Remember "raging hormones," those glandular gremlins responsible for every embarrassing act of youth? Not only have they become respectable, they're all the rage.
Estrogen, testosterone, DHEA and melatonin are seen by millions of Americans as capsule versions of the fountain of youth. Best-selling books like "The Melatonin Miracle" and "The Super Hormone Promise" tout the ability of hormones to ward off the effects of aging. Even testosterone, so often blamed for aggressive behavior in men, is getting better press. Newsweek recently devoted a cover to hormone therapy, asking "Can It Keep Men Young?"
But little is known about the effects of taking most hormones. Only the benefits of estrogen replacement therapy have been clinically proven: It guards against heart disease and osteoporosis in post-menopausal women.
You still need a prescription for estrogen and testoterone. But DHEA and melatonin are available over the counter as nutritional supplements.
Although DHEA and melatonin are not approved by the Food and Drug Administration and no long-term research exists on their effectiveness, many people are reaching for them as if they were extra-strength vitamins. They are eager to try anything they hear will boost their immune system, vitality and libido. Some are even chewing DHEA gum.
But even those who are profiting from the hormone craze urge caution.
"I don't believe in people in their 20s and 30s taking hormones, or in people using them to build muscles," says 71-year-old physician William Regelson, co-author of the best-selling books "Melatonin Miracle" and "The Super Hormone Promise."
"My whole emphasis is hormone replacement," says Regelson, who takes hormones himself and believes they've made him more vigorous. "I signed a book recently for one young fellow who thanked me for writing the book and told me he was taking 300 milligrams of DHEA a day -- that's a pharmacologic dose larger than what you give in the clinical group to treat lupus. But what do you do with stupid people?"
Physicians worry that such "more-must-be-better" use of over-the-counter hormones may ultimately increase the risk of hormone-sensitive diseases such as cancer of the breast, ovaries, uterus and prostate.
"Somebody wouldn't go to the health food store and buy indeterminate levels of estrogen and testosterone," says Ronald Parks, a Baltimore physician who specializes in nutritional and preventative medicine. "If used at all, over-the-counter hormones should be used carefully and conservatively in consultation with a physician. People shouldn't look for a magic pill."
"People do feel that hormones have magical properties, that it's youthful to have them," says reproductive endocrinologist Marion Damewood, director of the Women's Health Center at Greater Baltimore Medical Center. "The thought is more prevalent in women, I think, because there's a time framework in which women lose hormones whereas the decline in men is much more prolonged."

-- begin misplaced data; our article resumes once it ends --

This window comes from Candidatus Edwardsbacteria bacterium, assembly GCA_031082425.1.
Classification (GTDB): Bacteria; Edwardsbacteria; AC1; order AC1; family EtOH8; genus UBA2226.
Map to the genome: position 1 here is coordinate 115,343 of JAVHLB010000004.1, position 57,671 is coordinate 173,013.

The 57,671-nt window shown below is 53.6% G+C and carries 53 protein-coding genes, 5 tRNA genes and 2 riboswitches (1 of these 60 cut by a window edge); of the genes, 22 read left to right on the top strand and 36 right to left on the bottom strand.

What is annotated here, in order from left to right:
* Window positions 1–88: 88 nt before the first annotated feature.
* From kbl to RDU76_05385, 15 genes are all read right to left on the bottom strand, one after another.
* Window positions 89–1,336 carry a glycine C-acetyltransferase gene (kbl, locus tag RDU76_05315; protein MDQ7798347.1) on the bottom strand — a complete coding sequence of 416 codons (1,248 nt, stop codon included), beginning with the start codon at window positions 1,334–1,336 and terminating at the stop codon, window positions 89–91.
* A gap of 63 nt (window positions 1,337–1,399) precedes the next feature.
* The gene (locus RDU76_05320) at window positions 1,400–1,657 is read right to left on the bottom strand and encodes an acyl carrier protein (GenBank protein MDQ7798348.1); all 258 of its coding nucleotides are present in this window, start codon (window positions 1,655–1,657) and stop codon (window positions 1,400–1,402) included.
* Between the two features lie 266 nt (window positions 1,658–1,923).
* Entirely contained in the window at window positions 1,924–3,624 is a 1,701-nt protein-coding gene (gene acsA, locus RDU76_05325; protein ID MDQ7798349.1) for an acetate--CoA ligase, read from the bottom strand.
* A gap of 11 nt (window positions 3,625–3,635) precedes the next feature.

Produced by various endocrine glands, hormones are chemical substances that regulate growth, metabolism and reproduction. Their increasing desirability is based on the unproven belief that losing hormones is always bad and replacing them is always good.
"The underlying assumption is that gradual hormonal decline is bad because some physical functions decline at the same time. But there's no proof of a causal link," says Richard Sprott, associate director of the National Institute of Aging and head of the biology of aging program.
At the moment, many physicians and scientists worry most about melatonin and DHEA, the hormones which share supermarket shelves with vitamins.
"We have no idea who's taking these hormones and what's happening to them," Sprott says. "You're not going to take over-the-counter hormones and drop dead next week, but we're concerned about the kind of harm which might take months to years to develop."
Lynne Lamberg, author of "Bodyrhythms: Chronobiology and Peak Performance," says that people taking melatonin, the popular hormone often used to induce sleep, are unwitting subjects in a large-scale, uncontrolled experiment.
"A lot of claims have been made about melatonin in a host of popular books but that doesn't mean that they mean anything," says Lamberg, who recently reported on melatonin for the Journal of the American Medical Association.
Stephen Busky, head of urology at Greater Baltimore Medical Center, believes the quest for hormone replacement is often spurred by articles "based on enthusiasms."
"There is a concept in the popular press that there are things out there that doctors know about and aren't telling the rest of us," he says. "There's a feeling that doctors won't share this information because it won't make money for us. Or that we're too conservative and have blinders on while these gurus are really in touch with things.